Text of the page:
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My English is terrible, but my American is pretty good

It’s about 2pm. I’m standing outside the Plaza del Sol station with a pair of new shoes and a $30 new bathing suit, waiting for Hidalgo. We’re running late, which gives us the excuse to attempt an action movie maneuver I’ve always wanted to try. Hidalgo pulls up alongside the entrance to the station on his moped, spare helmet already in his free left hand. He slows only a little, tosses me the helmet, as I chase alongside the moped. I inexpertly stuff my head into the helmet, then leap on the back of the vehicle.

It doesn’t exactly go as planned, but it still feels incredibly incredibly cool. As we rocket down the streets of Madrid, weaving through traffic, passing on the right, travelling at what I conservatively estimate to be thirty or forty thousand miles an hour, I reflect on the strange luck that brought me to this point.

I’ve always been lucky. I’m not superstitious and I don’t avoid the path of black cats or walking under a ladder. But my luck is real. I depend on it. I try not to examine it too closely for fear that it will one day disappear. The truth is, I’ve been blessed with a quick wit, a healthy body, and a charming smile. With that combination you can do almost anything in the world. I did nothing to deserve these gifts, but luck granted them to me, and I’m extremely grateful.

Similarly, my life has, for the most part, been a series of breaks that consistently seem to go my way. I’ve been fortunate enough to know some incredible people in life. I’ve met some incredibly beautiful women and even slept with a few of them. Good things just seem to happen to me without me having to think about it very much. This apparently has something to do with an old gypsy curse (O.K., technically not gypsy, and not a curse. It’s Native American, and it’s more of a blessing-curse-general prognostication, but everyone immediately knows what you mean when you say Gypsy Curse, so I usually use that for shorthand, and anyway, that’s a story for another blog posting).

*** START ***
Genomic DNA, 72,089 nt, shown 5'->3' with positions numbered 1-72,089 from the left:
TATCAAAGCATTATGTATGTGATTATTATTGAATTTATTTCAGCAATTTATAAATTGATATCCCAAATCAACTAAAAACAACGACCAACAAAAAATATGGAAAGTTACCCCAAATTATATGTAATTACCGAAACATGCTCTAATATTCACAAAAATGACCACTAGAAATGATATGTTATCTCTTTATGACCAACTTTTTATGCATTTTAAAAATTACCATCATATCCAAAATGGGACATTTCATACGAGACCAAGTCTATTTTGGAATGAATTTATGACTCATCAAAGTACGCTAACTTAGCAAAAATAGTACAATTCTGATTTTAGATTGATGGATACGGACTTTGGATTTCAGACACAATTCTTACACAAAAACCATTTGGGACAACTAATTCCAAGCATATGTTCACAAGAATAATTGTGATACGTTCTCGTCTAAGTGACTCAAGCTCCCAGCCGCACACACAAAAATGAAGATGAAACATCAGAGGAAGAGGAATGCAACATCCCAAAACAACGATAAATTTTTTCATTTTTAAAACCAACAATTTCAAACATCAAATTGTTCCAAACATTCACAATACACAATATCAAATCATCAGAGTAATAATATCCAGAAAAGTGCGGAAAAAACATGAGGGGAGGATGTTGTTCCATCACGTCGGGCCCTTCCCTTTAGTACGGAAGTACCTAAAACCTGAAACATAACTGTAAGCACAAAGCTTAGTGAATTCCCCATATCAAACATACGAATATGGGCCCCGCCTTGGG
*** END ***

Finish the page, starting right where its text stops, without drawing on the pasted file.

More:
For those who would scoff at the reality of luck, let me remind you that in all things, there is a probability curve, with most people inhabiting an area within one standard deviation of the center, receiving both mildly good and mildly bad breaks in life. But there will always be those of us on either end of the bell curve. Those of us who, no matter what we do, always seem to get fucked over or smiled upon. For some of us, the penny always comes up heads, for others, tails. It has nothing to do with God or fate, and everything to do with statistics.

Even Napoleon recognized this. When it came time to promote a member of his officer corps, he’d listen to the advice of his general’s regarding the individual in question. He’s an exceptional leader, the generals would say. He has an excellent command of logistics, they’d tell him. His tactical skills are unparalleled, they’d say.

And Napoleon would nod, and smile, and finally, he’d say “Yeah. But is he lucky?”

What does this have to do with anything?

It goes like this: when I try to plan things, they inevitably come out crap. On the other hand, jumping without a parachute, leaping without looking, and generally forging ahead blindly like an idiot, always seems to work out for me. My luck has always been there to catch me.